Chatter (signals intelligence)
Chatter is a signals intelligence term, referring to the volume (quantity) of intercepted communications. Intelligence officials, not having better metrics, monitor the volume of communication, to or from suspected parties such as terrorists or spies, to determine whether there is cause for alarm. They refer to the electronic communication as "chatter".
Monitoring chatter is an example of traffic analysis, a sub-field of signals intelligence. Intelligence specialists hope to learn significant information by methodically monitoring when and with whom suspects communicate. Even if they cannot decrypt what suspects are saying to one another, a change in the volume of traffic may raise alarm, since a large increase may indicate increased preparation for action, while a sudden decrease may indicate the end of planning and the imminence of action. These considerations do not apply when the targets of analysis follow the military practice of maintaining a steady flow of encrypted communications whether they are needed or not.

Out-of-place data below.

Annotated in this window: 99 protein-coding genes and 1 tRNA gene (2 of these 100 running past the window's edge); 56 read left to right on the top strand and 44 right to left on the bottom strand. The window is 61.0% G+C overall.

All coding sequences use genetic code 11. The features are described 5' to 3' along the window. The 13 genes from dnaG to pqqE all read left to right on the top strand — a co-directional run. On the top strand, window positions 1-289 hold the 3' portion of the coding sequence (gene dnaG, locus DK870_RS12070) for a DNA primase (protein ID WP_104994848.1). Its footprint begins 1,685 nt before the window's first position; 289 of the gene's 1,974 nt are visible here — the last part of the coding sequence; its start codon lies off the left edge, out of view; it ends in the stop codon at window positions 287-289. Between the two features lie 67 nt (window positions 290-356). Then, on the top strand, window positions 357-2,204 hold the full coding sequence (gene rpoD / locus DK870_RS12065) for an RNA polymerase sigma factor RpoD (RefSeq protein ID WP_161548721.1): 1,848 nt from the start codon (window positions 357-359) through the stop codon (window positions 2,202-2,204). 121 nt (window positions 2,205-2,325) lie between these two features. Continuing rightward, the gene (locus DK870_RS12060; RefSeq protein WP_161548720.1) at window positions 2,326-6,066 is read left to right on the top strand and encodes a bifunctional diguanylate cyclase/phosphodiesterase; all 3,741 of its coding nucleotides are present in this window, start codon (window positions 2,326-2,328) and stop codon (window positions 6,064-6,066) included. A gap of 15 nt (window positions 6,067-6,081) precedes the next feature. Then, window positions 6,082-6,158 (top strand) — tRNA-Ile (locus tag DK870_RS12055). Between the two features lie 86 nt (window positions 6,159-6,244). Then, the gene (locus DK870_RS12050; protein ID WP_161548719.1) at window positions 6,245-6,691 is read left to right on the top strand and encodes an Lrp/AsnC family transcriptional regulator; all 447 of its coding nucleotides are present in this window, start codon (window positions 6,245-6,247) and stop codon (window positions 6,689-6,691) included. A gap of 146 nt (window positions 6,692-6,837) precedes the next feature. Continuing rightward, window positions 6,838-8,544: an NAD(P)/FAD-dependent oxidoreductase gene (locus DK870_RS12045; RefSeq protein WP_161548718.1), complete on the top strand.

Some events, including the capture of the "Algerian Six", were triggered largely by an increase in "chatter".
- Plots, evidence and chatter put U.S. on alert Archived January 5, 2007, at the Wayback Machine., CNN, October 10, 2002.
- Cheney: More Attacks 'Almost a Certainty'[permanent dead link], Fox News, May 20, 2002.
- Slowdown in 'chatter' worries officials: Drop in intercepted communication also noticed before 9/11, CNN, August 6, 2008.
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